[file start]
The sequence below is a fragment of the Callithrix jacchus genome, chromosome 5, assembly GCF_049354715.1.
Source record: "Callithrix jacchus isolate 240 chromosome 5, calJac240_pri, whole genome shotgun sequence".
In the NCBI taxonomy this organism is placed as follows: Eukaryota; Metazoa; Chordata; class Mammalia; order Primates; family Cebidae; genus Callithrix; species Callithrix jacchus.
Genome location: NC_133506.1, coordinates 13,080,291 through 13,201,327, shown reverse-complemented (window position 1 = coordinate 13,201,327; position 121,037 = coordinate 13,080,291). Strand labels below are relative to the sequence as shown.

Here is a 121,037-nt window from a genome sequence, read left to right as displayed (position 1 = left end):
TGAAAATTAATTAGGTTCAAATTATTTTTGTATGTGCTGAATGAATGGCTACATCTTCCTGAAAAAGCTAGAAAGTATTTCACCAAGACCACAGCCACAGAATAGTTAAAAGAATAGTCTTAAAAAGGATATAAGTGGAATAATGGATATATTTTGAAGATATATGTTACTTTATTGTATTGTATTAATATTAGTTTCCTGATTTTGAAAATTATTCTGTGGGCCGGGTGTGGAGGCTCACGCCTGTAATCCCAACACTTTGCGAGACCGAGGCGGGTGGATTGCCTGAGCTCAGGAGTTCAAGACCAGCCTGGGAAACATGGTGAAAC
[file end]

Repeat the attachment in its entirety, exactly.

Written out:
The sequence below is a fragment of the Callithrix jacchus genome, chromosome 5, assembly GCF_049354715.1.
Source record: "Callithrix jacchus isolate 240 chromosome 5, calJac240_pri, whole genome shotgun sequence".
In the NCBI taxonomy this organism is placed as follows: Eukaryota; Metazoa; Chordata; class Mammalia; order Primates; family Cebidae; genus Callithrix; species Callithrix jacchus.
Genome location: NC_133506.1, coordinates 13,080,291 through 13,201,327, shown reverse-complemented (window position 1 = coordinate 13,201,327; position 121,037 = coordinate 13,080,291). Strand labels below are relative to the sequence as shown.

Here is a 121,037-nt window from a genome sequence, read left to right as displayed (position 1 = left end):
TGAAAATTAATTAGGTTCAAATTATTTTTGTATGTGCTGAATGAATGGCTACATCTTCCTGAAAAAGCTAGAAAGTATTTCACCAAGACCACAGCCACAGAATAGTTAAAAGAATAGTCTTAAAAAGGATATAAGTGGAATAATGGATATATTTTGAAGATATATGTTACTTTATTGTATTGTATTAATATTAGTTTCCTGATTTTGAAAATTATTCTGTGGGCCGGGTGTGGAGGCTCACGCCTGTAATCCCAACACTTTGCGAGACCGAGGCGGGTGGATTGCCTGAGCTCAGGAGTTCAAGACCAGCCTGGGAAACATGGTGAAAC